A compass point that directs you toward energy efficiency
In winter, homes and apartments with extensive south-facing walls and windows are in a better position to benefit from passive solar heat. The winter sun beaming into the room adds light and increases warmth. This obviously improves the natural energy efficiency of the building and helps with lowering utility bills.
In summer, however, such homes are at a possible disadvantage: They collect and trap heat indoors -- when what the people inside really want is to prevent or reduce heat gain.
Blocking the sun to stay cool in summer is the key. There are numerous steps one can take to mitigate the effect of summer sunlight. Some, such as replacing old single pane windows with high-efficiency units, can be very expensive.
Shade is the cheapest and the most natural way to stop the sun’s heat-building rays. There are handful of things every person or family can do to prevent heat from building up inside their homes during the summer:
- Apply window films to block out unwanted heat. These reflect heat away from the window, in many cases allowing in light but not the heat.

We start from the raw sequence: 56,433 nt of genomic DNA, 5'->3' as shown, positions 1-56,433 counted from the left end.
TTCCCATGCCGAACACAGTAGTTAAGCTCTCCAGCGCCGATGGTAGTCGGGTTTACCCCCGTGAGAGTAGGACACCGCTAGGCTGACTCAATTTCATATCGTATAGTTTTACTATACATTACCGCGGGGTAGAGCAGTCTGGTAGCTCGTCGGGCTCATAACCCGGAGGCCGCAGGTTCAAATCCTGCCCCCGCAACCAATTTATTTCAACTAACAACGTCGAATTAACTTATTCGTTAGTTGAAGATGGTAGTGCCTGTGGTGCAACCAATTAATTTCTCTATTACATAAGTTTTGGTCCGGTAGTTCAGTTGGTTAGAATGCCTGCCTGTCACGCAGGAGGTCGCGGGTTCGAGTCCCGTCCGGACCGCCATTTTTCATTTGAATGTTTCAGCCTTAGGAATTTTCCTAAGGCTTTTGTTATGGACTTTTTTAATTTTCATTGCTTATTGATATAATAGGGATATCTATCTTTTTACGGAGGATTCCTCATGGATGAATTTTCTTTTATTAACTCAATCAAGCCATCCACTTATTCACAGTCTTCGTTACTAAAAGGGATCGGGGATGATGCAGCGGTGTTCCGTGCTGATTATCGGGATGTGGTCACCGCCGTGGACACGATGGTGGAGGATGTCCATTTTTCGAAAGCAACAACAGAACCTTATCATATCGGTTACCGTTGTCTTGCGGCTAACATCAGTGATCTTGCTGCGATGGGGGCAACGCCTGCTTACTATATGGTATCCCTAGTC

- Indoors, close drapes or blinds during the day. These will block some of the sun's rays as well. When you leave your home for a time, close the drapes and windows to keep heat out anyway. Best keep the rooms dark and relatively cool while you're away.
- Outdoors, use awnings or shade trellises to create attractive barriers that prevent the sun's rays from ever touching your walls and windows in the first place. This provides an attractive first line of defense against heat build-up.
- Plant trees and shrubs that are green and leafy during the summer, but which lose their leaves in winter (so as to allow the sun's rays to come inside). Trees and plants block the sunlight before it comes into contact with your walls and windows. They are attractive, and they help the environment by absorbing carbon dioxide and giving back oxygen we need to breath.
The following video discusses benefits of planting trees and shrubs on south-facing windows:
And TAP Plastics has posted an instructional video about window films, which offers some ideas as to how you might consider using these: